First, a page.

Salmon Coulibiac or Kulebyaka (Кулебяка)
Ingredients for Easy Kulebyaka Dough
- 1 cup milk lukewarm
- ¼ cup water lukewarm
- 3 eggs plus 1 egg yolk for egg wash
- 3 tablespoons melted butter
- 4½ cups of flour
- 2 teaspoons sugar
- 1 teaspoon salt
- 2¼ teaspoons yeast or 7g packet of yeast
Ingredients for Kulebyaka filling
- 900 g 2lbs Salmon pieces, boneless skinless
- 1 large onion diced
- 1 cup uncooked rice
- 1 bunch of dill finely chopped
- salt and pepper to taste
- 2 tablespoons butter
Place ingredients, in the order listed, into your bread machine and select the dough program. Should take about 90 minutes to complete the dough cycle.
Wash and cook the rice according to directions. Fluff with a fork and set aside and allow to cool.
In a frying pan, heat 3 tablespoons of butter on high, and fry the onions until they are opaque and just starting to brown, no more than 5 minutes. Add to the rice and mix together. Add the chopped dill, salt and pepper, mix and set aside.
Chop the salmon into chunky bite size pieces, or what size you prefer. Add salt and pepper and set aside.
On a floured surface, remove the dough from the bread maker (it will be sticky) and quickly knead for about 30 seconds, removing the air bubbles in the dough, and making it less sticky and ready to roll. Cut the dough in half. Roll out a dough piece into a large rectangle around 7mm or ¼” thick, enough to cover your baking sheet. To transfer the dough to your baking sheet, carefully fold the dough into 3-4 pieces and place inside your baking sheet.
Place the rice lengthways down the centre of the dough, making a rectangle rice shape. Leave a clean edge of dough to allow the dough to seal. Top with salmon pieces, spread evenly over the rice. Cut 2 tablespoons of butter into small pieces and place randomly across the salmon.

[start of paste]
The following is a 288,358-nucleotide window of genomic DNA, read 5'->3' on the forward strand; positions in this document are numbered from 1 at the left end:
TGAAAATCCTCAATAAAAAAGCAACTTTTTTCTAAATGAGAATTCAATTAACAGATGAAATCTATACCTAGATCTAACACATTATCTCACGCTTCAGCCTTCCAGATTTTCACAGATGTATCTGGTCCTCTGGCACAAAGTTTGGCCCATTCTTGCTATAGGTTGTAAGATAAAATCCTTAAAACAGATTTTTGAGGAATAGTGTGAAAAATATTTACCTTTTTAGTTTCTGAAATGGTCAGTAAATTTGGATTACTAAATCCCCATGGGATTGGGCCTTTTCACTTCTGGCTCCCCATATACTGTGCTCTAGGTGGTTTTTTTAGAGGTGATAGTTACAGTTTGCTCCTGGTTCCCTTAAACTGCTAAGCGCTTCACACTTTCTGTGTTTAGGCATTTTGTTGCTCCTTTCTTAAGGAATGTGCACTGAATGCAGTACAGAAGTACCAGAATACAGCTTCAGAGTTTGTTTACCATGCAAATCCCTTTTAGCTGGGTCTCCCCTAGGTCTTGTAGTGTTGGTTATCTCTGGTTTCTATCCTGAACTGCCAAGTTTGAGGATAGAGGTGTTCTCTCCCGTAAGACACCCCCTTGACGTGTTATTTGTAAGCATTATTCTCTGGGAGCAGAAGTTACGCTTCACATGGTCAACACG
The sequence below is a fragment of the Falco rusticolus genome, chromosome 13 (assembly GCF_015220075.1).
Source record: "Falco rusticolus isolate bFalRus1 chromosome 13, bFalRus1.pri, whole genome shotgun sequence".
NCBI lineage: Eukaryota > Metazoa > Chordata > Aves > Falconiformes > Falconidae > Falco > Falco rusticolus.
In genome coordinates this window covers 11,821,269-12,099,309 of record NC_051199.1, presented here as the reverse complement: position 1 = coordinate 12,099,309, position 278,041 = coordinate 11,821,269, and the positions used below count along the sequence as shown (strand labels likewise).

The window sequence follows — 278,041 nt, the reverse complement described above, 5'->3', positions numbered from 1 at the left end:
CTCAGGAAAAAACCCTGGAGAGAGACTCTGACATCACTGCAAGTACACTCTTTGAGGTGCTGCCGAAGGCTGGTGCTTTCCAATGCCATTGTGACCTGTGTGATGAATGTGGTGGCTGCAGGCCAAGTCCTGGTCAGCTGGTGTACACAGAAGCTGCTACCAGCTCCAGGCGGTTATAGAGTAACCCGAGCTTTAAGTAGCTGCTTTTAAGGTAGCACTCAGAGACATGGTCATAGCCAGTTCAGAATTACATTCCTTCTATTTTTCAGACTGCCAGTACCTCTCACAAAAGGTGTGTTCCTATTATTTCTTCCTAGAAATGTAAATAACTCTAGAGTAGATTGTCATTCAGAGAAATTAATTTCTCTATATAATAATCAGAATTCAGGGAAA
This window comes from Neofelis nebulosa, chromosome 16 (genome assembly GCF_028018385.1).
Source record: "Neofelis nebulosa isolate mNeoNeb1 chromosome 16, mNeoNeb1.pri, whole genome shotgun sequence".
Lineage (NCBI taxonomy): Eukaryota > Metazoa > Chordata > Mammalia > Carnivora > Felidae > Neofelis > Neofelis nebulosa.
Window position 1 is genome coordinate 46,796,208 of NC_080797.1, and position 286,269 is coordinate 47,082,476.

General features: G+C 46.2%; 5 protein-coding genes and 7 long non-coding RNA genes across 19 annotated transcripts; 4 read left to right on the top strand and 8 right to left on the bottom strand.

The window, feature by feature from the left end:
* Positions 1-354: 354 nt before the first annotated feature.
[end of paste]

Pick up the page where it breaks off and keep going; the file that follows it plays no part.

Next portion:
Roll out the 2nd piece of dough and place over top of the salmon, it will resemble a loaf. Push the edges together to seal the dough pieces, and cut off any excess dough and set aside.
Using your excess dough, roll it out the same way, and use it to decorate your Kulebyaka with designs. For a lattice effect, use a lattice roller, which I don’t have. Take a sharp knife and cut 3″ x 2″ lines (vertically) with a ¼” gap before your next 2″ cut starts. Start the next row of cuts where the ¼” gap is, making another 2″ cut. Evenly space the cuts vertically, and repeat until your dough is cut. Carefully lift the lattice dough and place on top of the Kulebyaka. Gently press the ages of the dough together, only at the edges of the Kulebyaka. Do not attempt to press the lattice on the top of your pie. Cut off the excess pieces. See photo for better idea of the cuts.
Cover with a towel and allow to rise again for about 30 minutes. Preheat oven to 190°C/345°F.
Beat an egg yolk with 1 teaspoon of whipping cream (optional) and brush all over the Kulebyaka. Using a small knife, make 2 incisions on top of the Kulebyaka, or using a wooden skewer, prick 8 holes to allow steam to escape. Place in a preheated oven and bake for a total of 40 minutes. At the 15-20 minute mark, when the top is golden brown, cover with foil to prevent burning.